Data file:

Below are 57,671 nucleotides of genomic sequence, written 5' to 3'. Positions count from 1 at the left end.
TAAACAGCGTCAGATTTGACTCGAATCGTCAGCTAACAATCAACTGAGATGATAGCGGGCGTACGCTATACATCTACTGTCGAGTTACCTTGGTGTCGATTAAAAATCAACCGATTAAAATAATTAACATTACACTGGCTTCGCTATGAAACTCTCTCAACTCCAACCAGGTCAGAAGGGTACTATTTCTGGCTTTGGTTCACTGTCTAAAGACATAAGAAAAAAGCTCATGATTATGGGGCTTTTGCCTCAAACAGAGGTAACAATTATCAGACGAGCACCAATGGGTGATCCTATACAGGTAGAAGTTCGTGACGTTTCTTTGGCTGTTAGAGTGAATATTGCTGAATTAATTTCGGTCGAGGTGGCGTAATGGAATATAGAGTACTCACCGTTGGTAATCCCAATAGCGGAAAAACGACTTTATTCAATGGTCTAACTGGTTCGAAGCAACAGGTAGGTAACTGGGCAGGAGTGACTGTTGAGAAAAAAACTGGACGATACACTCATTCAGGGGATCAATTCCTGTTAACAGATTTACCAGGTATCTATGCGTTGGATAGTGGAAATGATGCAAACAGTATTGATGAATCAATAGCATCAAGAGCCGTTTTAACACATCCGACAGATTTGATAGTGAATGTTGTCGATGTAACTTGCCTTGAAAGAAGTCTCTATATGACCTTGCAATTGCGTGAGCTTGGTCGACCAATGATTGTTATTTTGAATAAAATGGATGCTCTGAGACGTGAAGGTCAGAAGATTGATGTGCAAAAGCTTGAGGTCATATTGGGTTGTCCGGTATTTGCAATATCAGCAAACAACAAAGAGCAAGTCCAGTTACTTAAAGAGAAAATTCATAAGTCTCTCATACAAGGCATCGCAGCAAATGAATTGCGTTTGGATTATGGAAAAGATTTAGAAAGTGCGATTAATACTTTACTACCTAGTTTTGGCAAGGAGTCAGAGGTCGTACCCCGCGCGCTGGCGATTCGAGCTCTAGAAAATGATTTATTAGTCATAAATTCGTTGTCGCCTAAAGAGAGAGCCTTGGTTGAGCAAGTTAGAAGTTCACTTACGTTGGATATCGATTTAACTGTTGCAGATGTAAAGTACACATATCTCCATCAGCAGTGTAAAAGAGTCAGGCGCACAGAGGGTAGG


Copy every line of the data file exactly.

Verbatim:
Below are 57,671 nucleotides of genomic sequence, written 5' to 3'. Positions count from 1 at the left end.
TAAACAGCGTCAGATTTGACTCGAATCGTCAGCTAACAATCAACTGAGATGATAGCGGGCGTACGCTATACATCTACTGTCGAGTTACCTTGGTGTCGATTAAAAATCAACCGATTAAAATAATTAACATTACACTGGCTTCGCTATGAAACTCTCTCAACTCCAACCAGGTCAGAAGGGTACTATTTCTGGCTTTGGTTCACTGTCTAAAGACATAAGAAAAAAGCTCATGATTATGGGGCTTTTGCCTCAAACAGAGGTAACAATTATCAGACGAGCACCAATGGGTGATCCTATACAGGTAGAAGTTCGTGACGTTTCTTTGGCTGTTAGAGTGAATATTGCTGAATTAATTTCGGTCGAGGTGGCGTAATGGAATATAGAGTACTCACCGTTGGTAATCCCAATAGCGGAAAAACGACTTTATTCAATGGTCTAACTGGTTCGAAGCAACAGGTAGGTAACTGGGCAGGAGTGACTGTTGAGAAAAAAACTGGACGATACACTCATTCAGGGGATCAATTCCTGTTAACAGATTTACCAGGTATCTATGCGTTGGATAGTGGAAATGATGCAAACAGTATTGATGAATCAATAGCATCAAGAGCCGTTTTAACACATCCGACAGATTTGATAGTGAATGTTGTCGATGTAACTTGCCTTGAAAGAAGTCTCTATATGACCTTGCAATTGCGTGAGCTTGGTCGACCAATGATTGTTATTTTGAATAAAATGGATGCTCTGAGACGTGAAGGTCAGAAGATTGATGTGCAAAAGCTTGAGGTCATATTGGGTTGTCCGGTATTTGCAATATCAGCAAACAACAAAGAGCAAGTCCAGTTACTTAAAGAGAAAATTCATAAGTCTCTCATACAAGGCATCGCAGCAAATGAATTGCGTTTGGATTATGGAAAAGATTTAGAAAGTGCGATTAATACTTTACTACCTAGTTTTGGCAAGGAGTCAGAGGTCGTACCCCGCGCGCTGGCGATTCGAGCTCTAGAAAATGATTTATTAGTCATAAATTCGTTGTCGCCTAAAGAGAGAGCCTTGGTTGAGCAAGTTAGAAGTTCACTTACGTTGGATATCGATTTAACTGTTGCAGATGTAAAGTACACATATCTCCATCAGCAGTGTAAAAGAGTCAGGCGCACAGAGGGTAGG